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Tuesday, July 15, 2008

Author Interview: Kayelle Allen

Whipped Cream is very excited to have Kayelle Allen with us this week. Kayelle is a very very busy woman. In addition to creating a full-blown universe for her books, including ten thousand years of history, a full language and tradestandard laws, she is also the founder of Marketing for Romance Writers. She also is working on two new science fiction romance series. And, while she told me she’s completely satisfied with who she is (and let’s face it...I don’t think any of us are), she is pleased with the person she’s becoming. “I’m alive, a work in progress,” she said, “and learning more about myself each day. I would not trade who I am for anyone else’s life.”

I asked Kayelle how she personally distinguished between erotica, erotic romance, and pornography. “To me, the reason for erotic romance is to emphasize the story, plot, and characterization more than the sexual aspects, although sex does play a strong role and is a critical part of the plot,” she said. “Erotica uses the sexual aspects as the reason for the story, characterization and plot. Pornography is essentially a scene, rather than a full story and is designed around the satisfaction of sexual desire, rather than an over-riding plot.” She added, “You could describe it as PWP, which means, ‘Plot? What plot?’”

She believes the biggest misconception of the public about erotica is “that they are ‘sex books’ or pornography. What your mother and grandmother called ‘dirty books’,” she said, adding with a smile, “and may have hidden on the side.” She went on to explain, “Erotica, unlike erotic romance, is not always a Happy Ever After (HEA) but maybe a Happy For Now (HFN). The ending may not unite two people in timeless love, but in a sufficient state of bliss and belonging that they remain together for...who knows how long? Their current union is enough for now.”

Kayelle shared with me that her favorite erotic author is Robin Schone, although she has recently discovered many new authors, among them Kiernan Kelly, TA Chase, Michael Barnette, Denise Rossetti, Chris Owens and Jodi Payne, JM Snyder. She told me, “I have a lot of favorites. I keep up with their releases.”

Her favorite erotic book is Gabriel’s Woman, by Robin Schone. She said, “I have read that book and its counterpart, The Lover multiple times. Both are about former male prostitutes set in the late 1800s. Second, but no less loved, is Tailspin by Denise Rossetti, about two winged-and-tailed men who love each other but do not admit it and the young female ‘groundling’ who brings them together. Both Robin and Denise use brilliant writing and incredible sexual tension to take the reader into another time and place.”

Kayelle’s first two books, At the Mercy of Her Pleasure and For Women Only were m/f romance, but for right now she’s focusing on m/m. “It’s much simpler for me to write m/f because I’ve been in that role. When writing m/m, I tend to drift into what ‘I know’ rather than what the character should know. Fortunately I have two beta readers who are not afraid to jerk my chain and remind me. ‘You’ve written him like a girl with a dick” jolted me when I read the critique of a chapter I had slaved over and was quite pleased with. However, when I looked back at what I’d written, I could see that I had done exactly that. I believe that scene eventually became one of the most powerful in the book, because instead of writing what was natural to me, I went back to the truth of the character.”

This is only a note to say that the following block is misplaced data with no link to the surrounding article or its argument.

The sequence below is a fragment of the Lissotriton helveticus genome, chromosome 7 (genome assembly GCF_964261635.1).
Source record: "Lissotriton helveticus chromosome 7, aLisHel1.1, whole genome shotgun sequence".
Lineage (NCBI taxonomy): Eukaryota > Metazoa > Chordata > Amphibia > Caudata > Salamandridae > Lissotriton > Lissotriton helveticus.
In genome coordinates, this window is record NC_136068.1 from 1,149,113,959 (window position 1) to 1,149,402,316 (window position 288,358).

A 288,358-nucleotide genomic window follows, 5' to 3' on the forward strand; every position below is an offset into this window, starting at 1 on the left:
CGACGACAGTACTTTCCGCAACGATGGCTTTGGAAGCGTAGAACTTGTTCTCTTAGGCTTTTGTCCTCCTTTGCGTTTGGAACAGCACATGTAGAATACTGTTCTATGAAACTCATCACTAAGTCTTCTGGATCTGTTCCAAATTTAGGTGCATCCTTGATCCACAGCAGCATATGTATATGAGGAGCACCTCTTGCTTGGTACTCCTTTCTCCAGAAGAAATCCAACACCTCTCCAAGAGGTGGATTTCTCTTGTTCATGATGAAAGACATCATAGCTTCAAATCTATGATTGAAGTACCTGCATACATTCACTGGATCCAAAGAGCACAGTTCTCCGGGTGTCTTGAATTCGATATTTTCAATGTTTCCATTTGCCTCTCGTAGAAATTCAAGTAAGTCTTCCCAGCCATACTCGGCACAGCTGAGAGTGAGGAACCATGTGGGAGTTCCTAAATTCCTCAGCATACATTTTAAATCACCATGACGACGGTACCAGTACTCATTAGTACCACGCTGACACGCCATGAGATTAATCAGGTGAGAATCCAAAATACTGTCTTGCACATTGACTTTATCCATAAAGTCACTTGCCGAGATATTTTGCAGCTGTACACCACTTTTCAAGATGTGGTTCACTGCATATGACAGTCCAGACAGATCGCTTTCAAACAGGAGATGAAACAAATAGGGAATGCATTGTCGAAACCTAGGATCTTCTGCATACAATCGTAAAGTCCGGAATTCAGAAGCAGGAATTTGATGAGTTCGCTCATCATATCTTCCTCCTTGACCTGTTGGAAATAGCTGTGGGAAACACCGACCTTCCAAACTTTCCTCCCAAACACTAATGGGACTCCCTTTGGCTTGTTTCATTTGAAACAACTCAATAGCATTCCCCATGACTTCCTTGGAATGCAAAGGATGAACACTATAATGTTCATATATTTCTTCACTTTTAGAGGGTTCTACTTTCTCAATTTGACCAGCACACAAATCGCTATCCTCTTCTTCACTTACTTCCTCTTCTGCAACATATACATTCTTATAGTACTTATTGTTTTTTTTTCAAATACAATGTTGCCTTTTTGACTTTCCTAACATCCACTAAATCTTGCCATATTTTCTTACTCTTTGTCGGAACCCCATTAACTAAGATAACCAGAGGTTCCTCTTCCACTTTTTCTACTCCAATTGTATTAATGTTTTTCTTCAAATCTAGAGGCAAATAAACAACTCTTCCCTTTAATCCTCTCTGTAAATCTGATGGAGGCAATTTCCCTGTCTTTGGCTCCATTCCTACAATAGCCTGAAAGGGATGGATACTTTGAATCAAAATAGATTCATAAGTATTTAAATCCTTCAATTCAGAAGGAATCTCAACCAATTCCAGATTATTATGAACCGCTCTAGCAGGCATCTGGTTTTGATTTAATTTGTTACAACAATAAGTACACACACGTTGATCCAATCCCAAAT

Kayelle’s favorite food is served at a favorite sushi restaurant and is called “Powerball.” She described it for me:

“It’s smoked salmon, avocado, and cream cheese with a thin layer of seaweed on a roll of rice, cut into ten pieces. They then dip the pieces in tempura and deep-fry them till crisp, and serve over a bed of shredded daikon and carrot, then drizzle it with a tangy aioli sauce and sprinkled roe. I’d eat it every week if I could. The restaurant is about 20 miles away, but I get there as often as I can.”

Even though she likes sushi, she can’t bring herself to eat anything that is still alive, she told me. “I wouldn’t enter a restaurant that serves fish that is still alive and wigging on the plate. I’ve heard about this, and it horrifies me.”

She can also tell the difference between Coke and Pepsi—blindfolded. “I prefer Pepsi, especially caffeine free diet Pepsi,” she said. “If only it came like that with a chocolate flavor. Ah... heaven.”

Finally, I asked her who she would like to play her when they made her life into a movie. “I’d like Regina Taylor, who plays Molly Blane on the Unit. While we’re not the same race, I identify with her character on the show,” she said. “No nonsense, loyal, loves her man and her family, and does whatever she needs to do to get things done. I wish I was more like her. Besides, she gets to play the wife of Jonas Blane, played by Dennis Haysbert, who was the model I had in mind when writing Luc Saint-Cyr. Luc has been in all my books and I have one about him being considered by a publisher now.”

You can read more about Kayelle and her works at her website,

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